After a jump above $24,000, bitcoin has not quite kept up with Nasdaq today which rose a further 2%.
The crypto briefly rose above $24,200 following the dovish press conference by Fed’s chair Jerome Powell yesterday.
For much of today however it stood at about $23,800, and beyond a brief rise by about $100 on stock opening, it did not move further up.
It is down instead a bit more, briefly touching $23,500 even as Nasdaq gains but Dow Jones is slightly red, -0.4%.
UnitedHealth and Travelers are seemingly dragging Dow down, both down 3.7%, but labor resilience might be another reason.
The Labor Department said first-time jobless claims fell to 183,000 vs. 186,000 in the previous week. They were expected to rise to 193,000.
Last week unemployment claims were lower than expected as well in an indication of a continued tight labor market.
That can contribute to wage inflation, but the US economy has been on a downtrend since summer which has contributed to disinflation in US.
In Europe, ECB’s president Christine Lagarde said there are no signs of disinflation, but she seemed to hint that after another hike of 0.5% in March, they might slow down to hike by 0.25% in May to what then would be 3.25%.
She said that core inflation has not come down, and further stated that once inflation comes down to 2%, they want to keep rates for a sufficient time to ensure it stays at target.
So not 2% for a day or a month, with central banks now risking deflation by overshooting in a reversal of their policy to tolerate higher than 2% inflation “for some time” as Powell said back in 2021.
They’re now seemingly willing to tolerate inflation below 2% for some time according to the Bank of England projections and their interest rates.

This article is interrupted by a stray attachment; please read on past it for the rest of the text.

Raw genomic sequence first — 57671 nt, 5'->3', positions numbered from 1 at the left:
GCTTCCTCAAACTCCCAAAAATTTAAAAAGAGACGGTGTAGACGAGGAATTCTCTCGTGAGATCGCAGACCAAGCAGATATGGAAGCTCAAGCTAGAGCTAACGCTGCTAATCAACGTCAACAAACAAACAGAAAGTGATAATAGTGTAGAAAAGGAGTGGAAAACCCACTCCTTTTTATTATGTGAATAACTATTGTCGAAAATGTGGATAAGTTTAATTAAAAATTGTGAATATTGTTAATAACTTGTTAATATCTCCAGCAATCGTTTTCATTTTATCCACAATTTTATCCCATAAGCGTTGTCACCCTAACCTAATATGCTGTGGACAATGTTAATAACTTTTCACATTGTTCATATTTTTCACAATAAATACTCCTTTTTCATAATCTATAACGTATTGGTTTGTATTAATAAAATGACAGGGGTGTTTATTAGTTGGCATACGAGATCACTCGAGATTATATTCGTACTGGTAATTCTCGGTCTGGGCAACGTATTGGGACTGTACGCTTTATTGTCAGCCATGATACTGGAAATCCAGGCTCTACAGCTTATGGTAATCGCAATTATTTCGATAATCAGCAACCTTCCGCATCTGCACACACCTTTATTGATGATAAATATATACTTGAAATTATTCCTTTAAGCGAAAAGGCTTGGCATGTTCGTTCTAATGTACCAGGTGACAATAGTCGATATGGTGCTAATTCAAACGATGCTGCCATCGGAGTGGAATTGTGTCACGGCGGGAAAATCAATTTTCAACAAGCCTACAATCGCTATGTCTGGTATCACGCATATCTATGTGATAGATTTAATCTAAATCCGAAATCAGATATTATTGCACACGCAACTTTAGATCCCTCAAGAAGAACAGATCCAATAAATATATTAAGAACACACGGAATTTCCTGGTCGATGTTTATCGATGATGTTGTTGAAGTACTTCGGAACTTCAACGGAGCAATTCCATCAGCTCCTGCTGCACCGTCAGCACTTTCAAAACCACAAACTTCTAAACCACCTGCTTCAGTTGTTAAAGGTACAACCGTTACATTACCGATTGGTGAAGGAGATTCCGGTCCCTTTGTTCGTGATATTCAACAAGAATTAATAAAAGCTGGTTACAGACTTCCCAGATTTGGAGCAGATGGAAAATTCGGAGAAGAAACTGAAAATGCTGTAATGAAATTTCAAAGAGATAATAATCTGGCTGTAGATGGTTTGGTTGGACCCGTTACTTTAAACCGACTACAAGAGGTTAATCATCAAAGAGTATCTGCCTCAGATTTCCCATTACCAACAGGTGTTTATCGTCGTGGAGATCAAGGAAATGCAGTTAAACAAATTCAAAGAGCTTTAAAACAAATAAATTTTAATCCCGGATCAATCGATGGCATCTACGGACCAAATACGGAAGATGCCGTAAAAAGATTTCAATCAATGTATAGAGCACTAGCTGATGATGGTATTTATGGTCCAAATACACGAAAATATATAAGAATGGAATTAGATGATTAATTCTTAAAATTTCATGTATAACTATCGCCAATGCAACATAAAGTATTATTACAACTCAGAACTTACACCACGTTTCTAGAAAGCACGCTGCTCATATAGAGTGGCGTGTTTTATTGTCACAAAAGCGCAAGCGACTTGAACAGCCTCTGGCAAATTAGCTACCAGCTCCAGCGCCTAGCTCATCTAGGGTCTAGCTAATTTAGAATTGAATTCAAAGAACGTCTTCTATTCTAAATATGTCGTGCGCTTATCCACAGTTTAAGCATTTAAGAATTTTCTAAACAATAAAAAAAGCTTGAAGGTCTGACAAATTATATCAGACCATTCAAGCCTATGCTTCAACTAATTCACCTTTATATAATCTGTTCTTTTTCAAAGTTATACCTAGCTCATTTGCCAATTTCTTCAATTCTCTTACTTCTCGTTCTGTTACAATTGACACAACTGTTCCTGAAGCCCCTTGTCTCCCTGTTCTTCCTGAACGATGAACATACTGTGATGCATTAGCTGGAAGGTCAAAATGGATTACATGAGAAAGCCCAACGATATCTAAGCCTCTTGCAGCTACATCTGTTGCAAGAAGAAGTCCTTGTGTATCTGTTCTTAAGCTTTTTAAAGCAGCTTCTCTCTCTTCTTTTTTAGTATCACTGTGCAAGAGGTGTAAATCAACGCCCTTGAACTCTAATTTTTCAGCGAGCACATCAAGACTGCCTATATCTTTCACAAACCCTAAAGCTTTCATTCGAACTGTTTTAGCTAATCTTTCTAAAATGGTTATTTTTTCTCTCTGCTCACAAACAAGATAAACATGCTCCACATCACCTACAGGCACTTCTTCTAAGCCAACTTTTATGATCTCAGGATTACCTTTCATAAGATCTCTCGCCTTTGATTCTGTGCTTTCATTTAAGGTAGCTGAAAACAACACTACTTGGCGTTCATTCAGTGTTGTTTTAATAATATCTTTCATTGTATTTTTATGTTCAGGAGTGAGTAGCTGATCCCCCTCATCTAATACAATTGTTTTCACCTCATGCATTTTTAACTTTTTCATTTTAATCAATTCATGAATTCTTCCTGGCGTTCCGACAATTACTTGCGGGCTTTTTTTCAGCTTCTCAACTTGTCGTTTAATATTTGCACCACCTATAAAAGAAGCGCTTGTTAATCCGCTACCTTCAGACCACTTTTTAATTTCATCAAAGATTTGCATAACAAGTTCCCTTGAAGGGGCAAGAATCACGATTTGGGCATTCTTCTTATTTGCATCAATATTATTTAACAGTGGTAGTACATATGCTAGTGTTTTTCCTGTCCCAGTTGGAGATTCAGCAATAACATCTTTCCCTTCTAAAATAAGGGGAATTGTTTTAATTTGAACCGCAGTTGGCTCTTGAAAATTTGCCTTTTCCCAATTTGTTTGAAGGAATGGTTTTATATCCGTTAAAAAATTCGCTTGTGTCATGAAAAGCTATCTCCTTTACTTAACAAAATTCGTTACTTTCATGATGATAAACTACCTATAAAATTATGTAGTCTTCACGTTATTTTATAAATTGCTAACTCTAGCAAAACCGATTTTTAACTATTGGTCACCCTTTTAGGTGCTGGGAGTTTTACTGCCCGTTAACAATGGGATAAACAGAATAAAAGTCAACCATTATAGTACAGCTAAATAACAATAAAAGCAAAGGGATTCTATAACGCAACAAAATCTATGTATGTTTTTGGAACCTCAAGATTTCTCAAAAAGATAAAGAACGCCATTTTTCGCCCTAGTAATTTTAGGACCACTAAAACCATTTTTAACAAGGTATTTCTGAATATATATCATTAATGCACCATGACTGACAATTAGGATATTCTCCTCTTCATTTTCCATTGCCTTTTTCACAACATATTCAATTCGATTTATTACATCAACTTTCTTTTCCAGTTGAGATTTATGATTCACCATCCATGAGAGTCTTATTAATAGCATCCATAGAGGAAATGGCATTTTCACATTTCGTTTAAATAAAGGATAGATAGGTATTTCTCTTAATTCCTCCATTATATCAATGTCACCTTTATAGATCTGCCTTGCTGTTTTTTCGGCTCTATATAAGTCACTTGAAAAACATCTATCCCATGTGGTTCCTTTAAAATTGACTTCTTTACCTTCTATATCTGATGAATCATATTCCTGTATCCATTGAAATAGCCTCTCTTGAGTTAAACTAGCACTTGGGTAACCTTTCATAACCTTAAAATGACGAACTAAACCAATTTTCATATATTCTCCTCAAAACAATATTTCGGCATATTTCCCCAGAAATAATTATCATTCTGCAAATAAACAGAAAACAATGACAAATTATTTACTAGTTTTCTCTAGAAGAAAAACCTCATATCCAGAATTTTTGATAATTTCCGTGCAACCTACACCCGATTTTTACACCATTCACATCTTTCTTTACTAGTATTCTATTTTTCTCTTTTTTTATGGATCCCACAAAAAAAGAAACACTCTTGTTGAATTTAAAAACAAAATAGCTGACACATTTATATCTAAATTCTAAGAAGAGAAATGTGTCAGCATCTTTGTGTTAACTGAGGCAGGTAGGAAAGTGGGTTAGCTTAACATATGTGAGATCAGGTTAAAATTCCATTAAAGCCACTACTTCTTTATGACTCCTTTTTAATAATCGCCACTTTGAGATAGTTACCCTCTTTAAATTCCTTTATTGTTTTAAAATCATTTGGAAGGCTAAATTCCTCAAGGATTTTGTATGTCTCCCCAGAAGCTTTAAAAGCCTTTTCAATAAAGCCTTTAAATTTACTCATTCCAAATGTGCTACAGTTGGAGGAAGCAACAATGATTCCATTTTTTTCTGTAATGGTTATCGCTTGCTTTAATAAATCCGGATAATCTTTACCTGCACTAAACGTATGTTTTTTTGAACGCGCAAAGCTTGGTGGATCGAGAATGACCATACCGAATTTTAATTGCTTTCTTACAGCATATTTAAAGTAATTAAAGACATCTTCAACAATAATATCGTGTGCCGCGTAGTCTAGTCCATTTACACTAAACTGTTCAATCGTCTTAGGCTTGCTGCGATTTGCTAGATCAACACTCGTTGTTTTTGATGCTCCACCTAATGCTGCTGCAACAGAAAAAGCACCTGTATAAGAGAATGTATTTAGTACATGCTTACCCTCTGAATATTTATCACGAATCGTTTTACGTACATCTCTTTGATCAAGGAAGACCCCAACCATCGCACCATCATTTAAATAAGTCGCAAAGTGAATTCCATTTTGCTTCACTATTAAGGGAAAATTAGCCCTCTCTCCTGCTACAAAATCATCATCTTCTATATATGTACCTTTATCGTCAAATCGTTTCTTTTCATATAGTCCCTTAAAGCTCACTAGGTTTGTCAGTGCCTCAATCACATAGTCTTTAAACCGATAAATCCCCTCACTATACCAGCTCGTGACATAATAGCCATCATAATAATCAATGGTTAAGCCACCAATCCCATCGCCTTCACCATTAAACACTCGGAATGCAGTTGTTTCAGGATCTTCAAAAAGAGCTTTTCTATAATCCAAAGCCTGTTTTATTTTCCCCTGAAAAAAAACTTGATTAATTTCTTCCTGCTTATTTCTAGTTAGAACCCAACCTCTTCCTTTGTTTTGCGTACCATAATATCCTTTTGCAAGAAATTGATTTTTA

Rate cuts therefore are less likely for this year, but we first have to see the effect of these rates on the economy.
Lagarde stated that lending has fallen due to European banks tightening criteria and because demand for loans and mortgages has fallen.
The money supply has also began falling, so we might be entering the grip of full on deflation quarter on quarter.
That can potentially lead to a significant contraction, which is unpredictable at this point as the effects of this monetary tightening have not quite reverberated through.
Talks of a soft landing therefore may be premature, with it to be seen just what effect this liquidity crunch will have on the economy on the coming two-three quarters after Q1.
In some ways where bitcoin and maybe stock prices are concerned, the worst the news the better some speculators might say as it may force central banks to turn on back the life support.
But a contraction may get messy as government debt is already too high and banks are no longer accommodative, making this a difficult triangle that needs some sort of a political will to break.
Not least because there’s always the danger that a liquidity crunch hits suddenly with it very much an open question currently whether our politicians have the tools.
A debt crisis however would in some ways be the natural terrain of bitcoin, maybe after first following stocks, and there’s always the question of whether the contraction has been priced in.
But what you can’t price in is its extent due to it being a very complex system, especially globally.
US and Europe may manage alright-ish, but some countries might fall and join Sri Lanka or Lebanon.
There’s a crisis already in both Egypt and Pakistan. It may get a lot worse in plenty of other countries as deflation and unaccomodative interest rates start gripping the world.
China in particular might be hit worst. They have plenty of room to ease while inflation remains low, but the doom fest we’ve been enjoying for the past year while it was not felt on the street, might start becoming the street fest.
Obviously things may turn out very differently, but some of this is just maths. Where assets are concerned however, they might be looking more at the clearing of contraction hopefully by the end of the year, with bitcoin up again now to $23,800.
Whether it takes out $24,000 is probably less relevant than whether it can stay at these levels, above $23,000, as then it would be just a matter of time and it might set a more cemented new level.